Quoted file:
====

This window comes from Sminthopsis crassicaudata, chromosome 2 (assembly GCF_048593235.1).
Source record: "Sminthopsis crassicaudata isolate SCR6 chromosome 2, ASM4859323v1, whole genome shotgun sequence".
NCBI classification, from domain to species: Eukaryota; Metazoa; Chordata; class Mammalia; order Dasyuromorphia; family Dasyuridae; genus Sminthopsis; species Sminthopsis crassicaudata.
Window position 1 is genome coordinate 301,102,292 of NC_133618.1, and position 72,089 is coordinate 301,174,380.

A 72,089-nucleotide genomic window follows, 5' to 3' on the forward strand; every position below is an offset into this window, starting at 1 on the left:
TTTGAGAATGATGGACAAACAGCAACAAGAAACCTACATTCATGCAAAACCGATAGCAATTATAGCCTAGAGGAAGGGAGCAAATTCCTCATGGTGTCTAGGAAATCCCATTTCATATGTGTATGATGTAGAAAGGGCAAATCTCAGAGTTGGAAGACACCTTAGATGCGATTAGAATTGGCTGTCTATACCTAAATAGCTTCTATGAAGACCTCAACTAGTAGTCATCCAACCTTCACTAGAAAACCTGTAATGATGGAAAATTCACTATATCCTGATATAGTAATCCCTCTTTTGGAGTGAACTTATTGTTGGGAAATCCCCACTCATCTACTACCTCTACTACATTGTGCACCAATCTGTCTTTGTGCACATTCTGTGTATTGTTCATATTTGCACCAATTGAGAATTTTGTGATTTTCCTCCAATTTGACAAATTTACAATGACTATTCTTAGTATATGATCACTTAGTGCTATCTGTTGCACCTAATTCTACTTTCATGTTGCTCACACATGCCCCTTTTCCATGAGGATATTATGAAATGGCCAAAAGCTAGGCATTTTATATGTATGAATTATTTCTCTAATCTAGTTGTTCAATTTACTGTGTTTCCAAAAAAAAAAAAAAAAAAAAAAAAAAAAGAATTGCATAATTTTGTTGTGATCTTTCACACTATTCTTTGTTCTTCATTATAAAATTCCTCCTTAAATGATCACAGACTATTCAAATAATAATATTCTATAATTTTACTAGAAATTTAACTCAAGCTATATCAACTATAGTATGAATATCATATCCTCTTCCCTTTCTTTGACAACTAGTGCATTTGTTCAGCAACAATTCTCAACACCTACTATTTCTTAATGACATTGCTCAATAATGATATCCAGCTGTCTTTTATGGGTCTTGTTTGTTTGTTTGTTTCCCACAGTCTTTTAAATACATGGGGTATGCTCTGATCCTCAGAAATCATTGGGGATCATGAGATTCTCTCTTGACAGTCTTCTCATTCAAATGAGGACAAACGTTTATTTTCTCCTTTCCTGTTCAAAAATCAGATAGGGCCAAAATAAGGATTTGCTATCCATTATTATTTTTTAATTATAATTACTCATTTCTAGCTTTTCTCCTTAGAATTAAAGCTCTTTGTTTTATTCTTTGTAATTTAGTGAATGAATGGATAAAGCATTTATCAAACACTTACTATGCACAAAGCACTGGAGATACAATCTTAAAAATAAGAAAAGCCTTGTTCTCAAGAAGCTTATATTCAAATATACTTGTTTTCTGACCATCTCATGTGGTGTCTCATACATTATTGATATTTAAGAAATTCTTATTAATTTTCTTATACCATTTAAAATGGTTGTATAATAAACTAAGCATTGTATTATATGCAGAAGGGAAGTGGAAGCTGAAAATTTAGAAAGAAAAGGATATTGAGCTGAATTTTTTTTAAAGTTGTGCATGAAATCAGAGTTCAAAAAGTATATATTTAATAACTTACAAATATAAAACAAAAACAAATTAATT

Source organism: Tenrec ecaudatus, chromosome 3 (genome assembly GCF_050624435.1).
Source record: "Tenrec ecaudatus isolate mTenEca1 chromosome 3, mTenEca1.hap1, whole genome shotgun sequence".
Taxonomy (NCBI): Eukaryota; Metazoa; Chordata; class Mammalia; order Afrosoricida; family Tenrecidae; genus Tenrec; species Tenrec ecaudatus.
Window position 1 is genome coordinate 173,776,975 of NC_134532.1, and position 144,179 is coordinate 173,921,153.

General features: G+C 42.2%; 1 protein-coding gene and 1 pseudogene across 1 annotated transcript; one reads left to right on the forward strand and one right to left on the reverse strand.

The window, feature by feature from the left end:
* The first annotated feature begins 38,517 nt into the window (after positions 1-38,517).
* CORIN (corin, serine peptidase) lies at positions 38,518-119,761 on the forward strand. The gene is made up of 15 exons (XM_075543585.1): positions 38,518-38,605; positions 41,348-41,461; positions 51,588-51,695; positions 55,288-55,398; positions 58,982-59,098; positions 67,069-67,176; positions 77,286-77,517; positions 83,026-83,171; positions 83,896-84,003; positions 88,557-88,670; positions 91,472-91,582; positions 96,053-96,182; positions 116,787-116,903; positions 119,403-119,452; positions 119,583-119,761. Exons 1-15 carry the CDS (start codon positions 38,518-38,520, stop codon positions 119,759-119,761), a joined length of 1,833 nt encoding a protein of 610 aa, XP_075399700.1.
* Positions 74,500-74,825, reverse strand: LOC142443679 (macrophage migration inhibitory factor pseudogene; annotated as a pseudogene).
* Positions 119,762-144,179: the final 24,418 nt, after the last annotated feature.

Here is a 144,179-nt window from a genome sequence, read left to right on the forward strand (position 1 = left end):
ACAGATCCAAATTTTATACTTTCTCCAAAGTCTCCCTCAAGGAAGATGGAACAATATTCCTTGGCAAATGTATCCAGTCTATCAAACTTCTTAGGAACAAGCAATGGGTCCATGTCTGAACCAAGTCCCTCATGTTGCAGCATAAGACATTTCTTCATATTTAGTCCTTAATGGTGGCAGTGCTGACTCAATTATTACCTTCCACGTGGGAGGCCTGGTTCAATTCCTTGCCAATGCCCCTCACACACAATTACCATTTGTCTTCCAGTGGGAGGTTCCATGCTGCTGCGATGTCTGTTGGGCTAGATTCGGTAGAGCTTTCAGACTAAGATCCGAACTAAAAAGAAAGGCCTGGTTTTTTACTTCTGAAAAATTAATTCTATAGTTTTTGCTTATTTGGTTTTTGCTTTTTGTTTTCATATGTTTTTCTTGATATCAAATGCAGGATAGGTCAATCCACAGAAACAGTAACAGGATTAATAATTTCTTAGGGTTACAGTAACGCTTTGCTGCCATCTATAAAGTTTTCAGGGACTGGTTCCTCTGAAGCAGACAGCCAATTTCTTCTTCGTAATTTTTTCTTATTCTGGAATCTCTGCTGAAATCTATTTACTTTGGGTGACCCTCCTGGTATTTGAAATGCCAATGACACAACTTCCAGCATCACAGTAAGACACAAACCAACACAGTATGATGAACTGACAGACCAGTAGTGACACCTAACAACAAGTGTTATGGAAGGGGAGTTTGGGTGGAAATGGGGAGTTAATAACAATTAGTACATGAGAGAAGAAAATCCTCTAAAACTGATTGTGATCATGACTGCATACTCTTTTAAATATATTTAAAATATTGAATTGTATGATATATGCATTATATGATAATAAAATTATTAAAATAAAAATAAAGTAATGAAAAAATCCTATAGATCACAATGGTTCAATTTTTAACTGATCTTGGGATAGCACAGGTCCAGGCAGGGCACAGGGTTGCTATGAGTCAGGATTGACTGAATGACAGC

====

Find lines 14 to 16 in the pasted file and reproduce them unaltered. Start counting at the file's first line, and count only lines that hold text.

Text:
* CORIN (corin, serine peptidase) lies at positions 38,518-119,761 on the forward strand. The gene is made up of 15 exons (XM_075543585.1): positions 38,518-38,605; positions 41,348-41,461; positions 51,588-51,695; positions 55,288-55,398; positions 58,982-59,098; positions 67,069-67,176; positions 77,286-77,517; positions 83,026-83,171; positions 83,896-84,003; positions 88,557-88,670; positions 91,472-91,582; positions 96,053-96,182; positions 116,787-116,903; positions 119,403-119,452; positions 119,583-119,761. Exons 1-15 carry the CDS (start codon positions 38,518-38,520, stop codon positions 119,759-119,761), a joined length of 1,833 nt encoding a protein of 610 aa, XP_075399700.1.
* Positions 74,500-74,825, reverse strand: LOC142443679 (macrophage migration inhibitory factor pseudogene; annotated as a pseudogene).
* Positions 119,762-144,179: the final 24,418 nt, after the last annotated feature.